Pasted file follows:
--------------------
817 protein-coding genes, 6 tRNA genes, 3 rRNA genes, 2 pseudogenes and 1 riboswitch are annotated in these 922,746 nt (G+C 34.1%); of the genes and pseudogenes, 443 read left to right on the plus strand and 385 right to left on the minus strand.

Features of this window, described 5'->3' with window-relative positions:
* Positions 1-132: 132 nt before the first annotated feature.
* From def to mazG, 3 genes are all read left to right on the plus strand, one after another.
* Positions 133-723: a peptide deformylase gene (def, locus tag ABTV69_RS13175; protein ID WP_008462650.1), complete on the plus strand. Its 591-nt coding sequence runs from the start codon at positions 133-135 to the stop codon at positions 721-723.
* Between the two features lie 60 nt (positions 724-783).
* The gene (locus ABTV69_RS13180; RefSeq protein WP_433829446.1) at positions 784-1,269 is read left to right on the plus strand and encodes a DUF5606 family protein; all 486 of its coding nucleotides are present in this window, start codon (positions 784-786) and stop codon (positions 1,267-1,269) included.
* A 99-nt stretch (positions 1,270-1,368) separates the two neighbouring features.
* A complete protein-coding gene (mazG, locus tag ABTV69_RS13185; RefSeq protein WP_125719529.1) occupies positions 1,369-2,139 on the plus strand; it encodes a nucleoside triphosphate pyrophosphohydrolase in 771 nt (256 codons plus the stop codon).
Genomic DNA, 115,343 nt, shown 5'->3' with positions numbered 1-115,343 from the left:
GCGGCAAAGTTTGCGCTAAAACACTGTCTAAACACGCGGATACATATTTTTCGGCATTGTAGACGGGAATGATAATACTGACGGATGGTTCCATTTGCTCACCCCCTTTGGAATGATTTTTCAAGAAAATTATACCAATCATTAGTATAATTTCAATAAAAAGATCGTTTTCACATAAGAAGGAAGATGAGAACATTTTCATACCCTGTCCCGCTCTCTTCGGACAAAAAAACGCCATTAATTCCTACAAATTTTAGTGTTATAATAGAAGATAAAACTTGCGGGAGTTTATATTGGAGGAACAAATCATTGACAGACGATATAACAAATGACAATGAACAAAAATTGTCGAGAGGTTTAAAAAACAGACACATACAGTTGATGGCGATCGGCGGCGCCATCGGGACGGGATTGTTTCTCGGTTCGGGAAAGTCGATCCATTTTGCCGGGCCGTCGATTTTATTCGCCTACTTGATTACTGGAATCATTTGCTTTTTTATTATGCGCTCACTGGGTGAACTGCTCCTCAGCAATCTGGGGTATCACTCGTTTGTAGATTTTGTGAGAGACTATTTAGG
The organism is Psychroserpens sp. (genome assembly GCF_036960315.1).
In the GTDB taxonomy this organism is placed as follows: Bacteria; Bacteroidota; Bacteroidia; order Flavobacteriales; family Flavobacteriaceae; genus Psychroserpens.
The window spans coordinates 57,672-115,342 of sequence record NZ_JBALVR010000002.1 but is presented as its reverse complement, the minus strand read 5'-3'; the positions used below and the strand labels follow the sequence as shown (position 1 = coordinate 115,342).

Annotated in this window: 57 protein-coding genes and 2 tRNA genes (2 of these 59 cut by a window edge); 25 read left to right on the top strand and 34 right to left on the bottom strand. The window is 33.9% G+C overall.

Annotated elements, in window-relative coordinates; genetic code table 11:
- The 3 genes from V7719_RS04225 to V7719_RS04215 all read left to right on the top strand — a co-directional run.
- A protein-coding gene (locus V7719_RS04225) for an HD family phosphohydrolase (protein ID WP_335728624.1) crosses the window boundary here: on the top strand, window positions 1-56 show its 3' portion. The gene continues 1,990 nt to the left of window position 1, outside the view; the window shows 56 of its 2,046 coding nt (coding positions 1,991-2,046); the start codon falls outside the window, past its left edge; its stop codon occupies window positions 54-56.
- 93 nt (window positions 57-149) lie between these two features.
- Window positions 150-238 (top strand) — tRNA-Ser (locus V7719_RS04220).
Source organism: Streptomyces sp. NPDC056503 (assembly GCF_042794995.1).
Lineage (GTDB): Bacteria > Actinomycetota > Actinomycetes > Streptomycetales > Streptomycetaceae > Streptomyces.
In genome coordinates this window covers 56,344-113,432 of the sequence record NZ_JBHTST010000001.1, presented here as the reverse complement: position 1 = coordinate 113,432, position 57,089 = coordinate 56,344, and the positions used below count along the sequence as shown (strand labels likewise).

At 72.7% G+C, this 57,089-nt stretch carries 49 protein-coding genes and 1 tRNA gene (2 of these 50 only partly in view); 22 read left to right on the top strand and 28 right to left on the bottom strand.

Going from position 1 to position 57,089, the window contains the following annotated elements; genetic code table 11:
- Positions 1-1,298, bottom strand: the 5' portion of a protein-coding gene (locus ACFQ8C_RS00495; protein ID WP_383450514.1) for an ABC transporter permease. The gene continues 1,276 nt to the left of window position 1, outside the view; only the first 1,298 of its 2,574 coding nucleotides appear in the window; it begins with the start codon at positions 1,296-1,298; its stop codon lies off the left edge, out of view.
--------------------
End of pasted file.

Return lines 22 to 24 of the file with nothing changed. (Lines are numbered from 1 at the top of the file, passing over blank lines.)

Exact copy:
Lineage (GTDB): Bacteria > Actinomycetota > Actinomycetes > Streptomycetales > Streptomycetaceae > Streptomyces.
In genome coordinates this window covers 56,344-113,432 of the sequence record NZ_JBHTST010000001.1, presented here as the reverse complement: position 1 = coordinate 113,432, position 57,089 = coordinate 56,344, and the positions used below count along the sequence as shown (strand labels likewise).

At 72.7% G+C, this 57,089-nt stretch carries 49 protein-coding genes and 1 tRNA gene (2 of these 50 only partly in view); 22 read left to right on the top strand and 28 right to left on the bottom strand.